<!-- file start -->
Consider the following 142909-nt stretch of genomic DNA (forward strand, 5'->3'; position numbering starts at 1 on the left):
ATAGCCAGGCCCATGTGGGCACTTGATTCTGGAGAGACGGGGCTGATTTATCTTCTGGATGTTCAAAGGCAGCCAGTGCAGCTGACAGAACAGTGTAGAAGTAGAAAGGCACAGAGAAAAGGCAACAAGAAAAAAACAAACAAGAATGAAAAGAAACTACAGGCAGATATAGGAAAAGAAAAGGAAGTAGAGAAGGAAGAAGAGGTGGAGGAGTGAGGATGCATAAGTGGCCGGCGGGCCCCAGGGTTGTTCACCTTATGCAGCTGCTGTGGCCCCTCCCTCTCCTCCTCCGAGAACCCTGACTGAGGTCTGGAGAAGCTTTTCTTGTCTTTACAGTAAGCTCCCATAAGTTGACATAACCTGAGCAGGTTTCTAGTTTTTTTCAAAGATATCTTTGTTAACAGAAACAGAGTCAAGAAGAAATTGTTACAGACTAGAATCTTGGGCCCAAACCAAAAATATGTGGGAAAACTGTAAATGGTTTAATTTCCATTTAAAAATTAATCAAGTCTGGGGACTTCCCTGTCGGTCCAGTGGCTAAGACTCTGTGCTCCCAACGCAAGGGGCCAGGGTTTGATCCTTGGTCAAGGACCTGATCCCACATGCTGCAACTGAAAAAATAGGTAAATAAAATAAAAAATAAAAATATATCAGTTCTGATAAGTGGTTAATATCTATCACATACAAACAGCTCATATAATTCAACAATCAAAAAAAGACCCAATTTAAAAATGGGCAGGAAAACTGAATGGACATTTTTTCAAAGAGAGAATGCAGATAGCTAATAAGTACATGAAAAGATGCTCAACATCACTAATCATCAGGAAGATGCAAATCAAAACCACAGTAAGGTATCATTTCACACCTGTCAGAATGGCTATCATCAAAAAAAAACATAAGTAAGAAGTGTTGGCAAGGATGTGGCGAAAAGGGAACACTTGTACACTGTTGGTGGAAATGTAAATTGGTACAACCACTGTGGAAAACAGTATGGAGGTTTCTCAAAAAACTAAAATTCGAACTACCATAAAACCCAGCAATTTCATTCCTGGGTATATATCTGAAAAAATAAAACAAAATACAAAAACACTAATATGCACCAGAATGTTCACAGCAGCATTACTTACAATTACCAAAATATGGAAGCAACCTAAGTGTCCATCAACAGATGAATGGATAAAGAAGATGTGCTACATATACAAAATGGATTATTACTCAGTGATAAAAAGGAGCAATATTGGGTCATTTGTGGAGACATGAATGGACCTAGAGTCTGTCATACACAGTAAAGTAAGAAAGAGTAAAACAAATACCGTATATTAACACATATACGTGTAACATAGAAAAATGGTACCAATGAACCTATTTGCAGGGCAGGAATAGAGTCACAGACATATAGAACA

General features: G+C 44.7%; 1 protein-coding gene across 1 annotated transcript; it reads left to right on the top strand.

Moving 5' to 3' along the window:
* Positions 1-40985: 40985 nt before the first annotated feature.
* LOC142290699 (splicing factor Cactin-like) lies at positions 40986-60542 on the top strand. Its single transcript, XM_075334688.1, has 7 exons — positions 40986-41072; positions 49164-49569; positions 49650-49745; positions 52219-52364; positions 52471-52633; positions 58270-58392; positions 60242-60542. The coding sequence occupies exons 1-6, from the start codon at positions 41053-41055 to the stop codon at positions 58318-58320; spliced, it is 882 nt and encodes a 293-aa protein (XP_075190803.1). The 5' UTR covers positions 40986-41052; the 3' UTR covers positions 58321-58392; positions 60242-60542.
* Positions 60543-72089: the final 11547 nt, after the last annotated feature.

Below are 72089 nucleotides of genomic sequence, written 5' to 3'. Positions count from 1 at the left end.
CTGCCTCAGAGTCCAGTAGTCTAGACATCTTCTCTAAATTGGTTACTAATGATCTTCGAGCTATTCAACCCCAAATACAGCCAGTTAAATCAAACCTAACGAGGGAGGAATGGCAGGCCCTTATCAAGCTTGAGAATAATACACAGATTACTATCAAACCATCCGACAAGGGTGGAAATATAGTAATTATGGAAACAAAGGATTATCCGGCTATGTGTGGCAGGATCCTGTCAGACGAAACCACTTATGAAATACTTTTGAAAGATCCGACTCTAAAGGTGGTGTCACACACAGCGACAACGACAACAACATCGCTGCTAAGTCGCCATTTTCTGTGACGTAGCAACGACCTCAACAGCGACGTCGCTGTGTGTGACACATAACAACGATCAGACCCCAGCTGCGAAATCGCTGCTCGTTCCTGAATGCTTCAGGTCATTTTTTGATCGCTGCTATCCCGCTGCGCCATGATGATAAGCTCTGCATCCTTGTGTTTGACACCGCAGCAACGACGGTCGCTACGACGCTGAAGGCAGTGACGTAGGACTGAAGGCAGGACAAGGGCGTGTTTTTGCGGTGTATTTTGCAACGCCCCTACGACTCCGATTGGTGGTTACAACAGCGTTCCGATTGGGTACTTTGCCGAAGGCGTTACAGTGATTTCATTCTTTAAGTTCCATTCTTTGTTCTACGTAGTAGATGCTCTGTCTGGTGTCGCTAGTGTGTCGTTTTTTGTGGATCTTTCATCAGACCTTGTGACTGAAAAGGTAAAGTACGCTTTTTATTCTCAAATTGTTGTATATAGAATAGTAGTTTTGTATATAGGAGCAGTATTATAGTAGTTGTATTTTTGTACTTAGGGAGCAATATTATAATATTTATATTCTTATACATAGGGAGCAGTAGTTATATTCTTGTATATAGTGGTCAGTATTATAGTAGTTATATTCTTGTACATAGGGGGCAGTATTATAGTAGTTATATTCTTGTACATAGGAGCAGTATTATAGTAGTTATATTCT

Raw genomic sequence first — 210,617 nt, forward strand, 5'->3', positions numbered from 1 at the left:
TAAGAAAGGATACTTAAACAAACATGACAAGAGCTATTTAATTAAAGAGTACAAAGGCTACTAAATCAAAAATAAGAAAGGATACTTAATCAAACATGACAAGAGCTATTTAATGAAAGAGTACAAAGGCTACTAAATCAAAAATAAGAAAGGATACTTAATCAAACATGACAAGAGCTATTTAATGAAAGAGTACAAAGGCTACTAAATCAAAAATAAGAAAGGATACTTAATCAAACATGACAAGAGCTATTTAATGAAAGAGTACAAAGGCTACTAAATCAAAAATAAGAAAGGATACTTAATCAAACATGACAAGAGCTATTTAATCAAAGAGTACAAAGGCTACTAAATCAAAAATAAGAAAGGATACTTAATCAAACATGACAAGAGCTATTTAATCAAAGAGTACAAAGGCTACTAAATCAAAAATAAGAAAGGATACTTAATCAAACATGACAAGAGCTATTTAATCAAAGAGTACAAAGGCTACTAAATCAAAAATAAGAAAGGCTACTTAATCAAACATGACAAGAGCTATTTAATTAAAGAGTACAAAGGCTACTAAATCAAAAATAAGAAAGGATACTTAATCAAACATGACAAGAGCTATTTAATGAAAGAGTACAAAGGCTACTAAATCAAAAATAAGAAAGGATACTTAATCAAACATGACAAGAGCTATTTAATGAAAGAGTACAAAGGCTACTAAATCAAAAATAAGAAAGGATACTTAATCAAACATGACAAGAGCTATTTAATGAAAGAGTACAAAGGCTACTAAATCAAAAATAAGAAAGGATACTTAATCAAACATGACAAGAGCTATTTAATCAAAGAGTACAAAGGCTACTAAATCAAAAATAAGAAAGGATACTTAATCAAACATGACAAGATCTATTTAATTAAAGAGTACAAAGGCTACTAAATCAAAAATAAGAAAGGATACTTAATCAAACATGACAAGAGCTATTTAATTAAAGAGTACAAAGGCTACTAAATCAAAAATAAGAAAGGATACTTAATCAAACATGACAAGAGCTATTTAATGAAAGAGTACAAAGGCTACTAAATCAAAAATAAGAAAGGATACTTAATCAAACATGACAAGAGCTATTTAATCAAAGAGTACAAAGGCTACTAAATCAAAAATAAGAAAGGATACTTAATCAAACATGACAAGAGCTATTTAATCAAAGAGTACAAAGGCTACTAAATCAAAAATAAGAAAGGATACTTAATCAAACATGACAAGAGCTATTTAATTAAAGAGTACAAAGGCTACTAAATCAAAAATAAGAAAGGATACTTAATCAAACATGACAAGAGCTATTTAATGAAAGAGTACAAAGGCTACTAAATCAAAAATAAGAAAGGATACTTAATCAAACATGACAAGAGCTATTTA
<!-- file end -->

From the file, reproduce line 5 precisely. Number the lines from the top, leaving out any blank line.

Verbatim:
* Positions 1-40985: 40985 nt before the first annotated feature.